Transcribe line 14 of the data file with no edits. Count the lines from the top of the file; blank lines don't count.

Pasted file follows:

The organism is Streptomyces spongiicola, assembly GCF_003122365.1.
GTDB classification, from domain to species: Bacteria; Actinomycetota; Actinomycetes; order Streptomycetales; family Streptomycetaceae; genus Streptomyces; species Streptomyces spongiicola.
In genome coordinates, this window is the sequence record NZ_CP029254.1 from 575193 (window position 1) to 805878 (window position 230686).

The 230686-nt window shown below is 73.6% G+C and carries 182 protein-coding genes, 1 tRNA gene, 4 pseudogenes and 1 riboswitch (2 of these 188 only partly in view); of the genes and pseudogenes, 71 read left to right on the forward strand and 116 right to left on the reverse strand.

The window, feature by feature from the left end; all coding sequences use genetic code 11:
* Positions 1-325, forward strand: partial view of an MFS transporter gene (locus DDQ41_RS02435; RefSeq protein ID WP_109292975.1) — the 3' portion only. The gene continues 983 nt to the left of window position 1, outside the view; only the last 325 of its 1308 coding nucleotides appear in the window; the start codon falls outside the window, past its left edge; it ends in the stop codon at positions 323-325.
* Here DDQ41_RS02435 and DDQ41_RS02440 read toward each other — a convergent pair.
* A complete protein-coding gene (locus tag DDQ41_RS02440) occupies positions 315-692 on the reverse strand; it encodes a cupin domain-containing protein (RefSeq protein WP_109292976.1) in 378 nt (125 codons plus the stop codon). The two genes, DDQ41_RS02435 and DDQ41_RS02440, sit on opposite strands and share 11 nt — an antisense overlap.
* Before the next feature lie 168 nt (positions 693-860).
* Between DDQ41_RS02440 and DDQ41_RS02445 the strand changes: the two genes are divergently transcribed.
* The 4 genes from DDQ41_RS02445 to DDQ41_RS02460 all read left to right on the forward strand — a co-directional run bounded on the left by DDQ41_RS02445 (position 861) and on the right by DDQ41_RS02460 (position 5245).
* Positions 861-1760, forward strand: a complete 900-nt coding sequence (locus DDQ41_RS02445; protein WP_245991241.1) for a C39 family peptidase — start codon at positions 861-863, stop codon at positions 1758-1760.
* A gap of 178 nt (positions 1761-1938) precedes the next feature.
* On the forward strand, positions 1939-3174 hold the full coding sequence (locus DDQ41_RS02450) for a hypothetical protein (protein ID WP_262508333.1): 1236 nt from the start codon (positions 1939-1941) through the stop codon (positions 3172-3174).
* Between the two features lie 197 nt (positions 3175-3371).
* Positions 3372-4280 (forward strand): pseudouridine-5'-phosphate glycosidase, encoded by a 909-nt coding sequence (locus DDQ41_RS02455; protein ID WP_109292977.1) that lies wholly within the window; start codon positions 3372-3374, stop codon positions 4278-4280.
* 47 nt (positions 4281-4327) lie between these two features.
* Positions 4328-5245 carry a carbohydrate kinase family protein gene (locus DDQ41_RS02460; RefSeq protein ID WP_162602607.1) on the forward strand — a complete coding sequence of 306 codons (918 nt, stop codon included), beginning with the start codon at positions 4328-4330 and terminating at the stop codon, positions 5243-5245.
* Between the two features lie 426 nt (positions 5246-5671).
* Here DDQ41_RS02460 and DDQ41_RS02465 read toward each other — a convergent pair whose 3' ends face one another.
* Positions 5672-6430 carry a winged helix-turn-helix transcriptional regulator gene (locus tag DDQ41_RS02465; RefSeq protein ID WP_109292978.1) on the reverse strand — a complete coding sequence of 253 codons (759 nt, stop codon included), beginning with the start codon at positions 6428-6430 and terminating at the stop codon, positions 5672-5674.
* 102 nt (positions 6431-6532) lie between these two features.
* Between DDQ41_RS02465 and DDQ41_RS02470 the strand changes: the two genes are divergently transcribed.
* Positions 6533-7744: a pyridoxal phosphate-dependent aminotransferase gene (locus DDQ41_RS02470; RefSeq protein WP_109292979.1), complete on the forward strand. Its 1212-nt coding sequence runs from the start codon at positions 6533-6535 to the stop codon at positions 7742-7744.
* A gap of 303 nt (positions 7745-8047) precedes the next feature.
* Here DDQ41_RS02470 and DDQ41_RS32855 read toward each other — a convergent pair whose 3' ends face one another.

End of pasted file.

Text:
* On the forward strand, positions 1939-3174 hold the full coding sequence (locus DDQ41_RS02450) for a hypothetical protein (protein ID WP_262508333.1): 1236 nt from the start codon (positions 1939-1941) through the stop codon (positions 3172-3174).